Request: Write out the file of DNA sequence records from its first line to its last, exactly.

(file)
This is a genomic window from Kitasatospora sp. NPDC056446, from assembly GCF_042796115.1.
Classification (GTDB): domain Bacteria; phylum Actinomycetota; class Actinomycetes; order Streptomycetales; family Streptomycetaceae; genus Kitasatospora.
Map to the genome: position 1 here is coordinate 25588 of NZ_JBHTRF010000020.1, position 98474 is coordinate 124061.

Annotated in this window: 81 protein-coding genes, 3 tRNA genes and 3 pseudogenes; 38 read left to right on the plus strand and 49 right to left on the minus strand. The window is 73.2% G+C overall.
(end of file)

This is a genomic window from Kitasatospora sp. NPDC056446, from assembly GCF_042796115.1.
Classification (GTDB): domain Bacteria; phylum Actinomycetota; class Actinomycetes; order Streptomycetales; family Streptomycetaceae; genus Kitasatospora.
Map to the genome: position 1 here is coordinate 25588 of NZ_JBHTRF010000020.1, position 98474 is coordinate 124061.

Annotated in this window: 81 protein-coding genes, 3 tRNA genes and 3 pseudogenes; 38 read left to right on the plus strand and 49 right to left on the minus strand. The window is 73.2% G+C overall.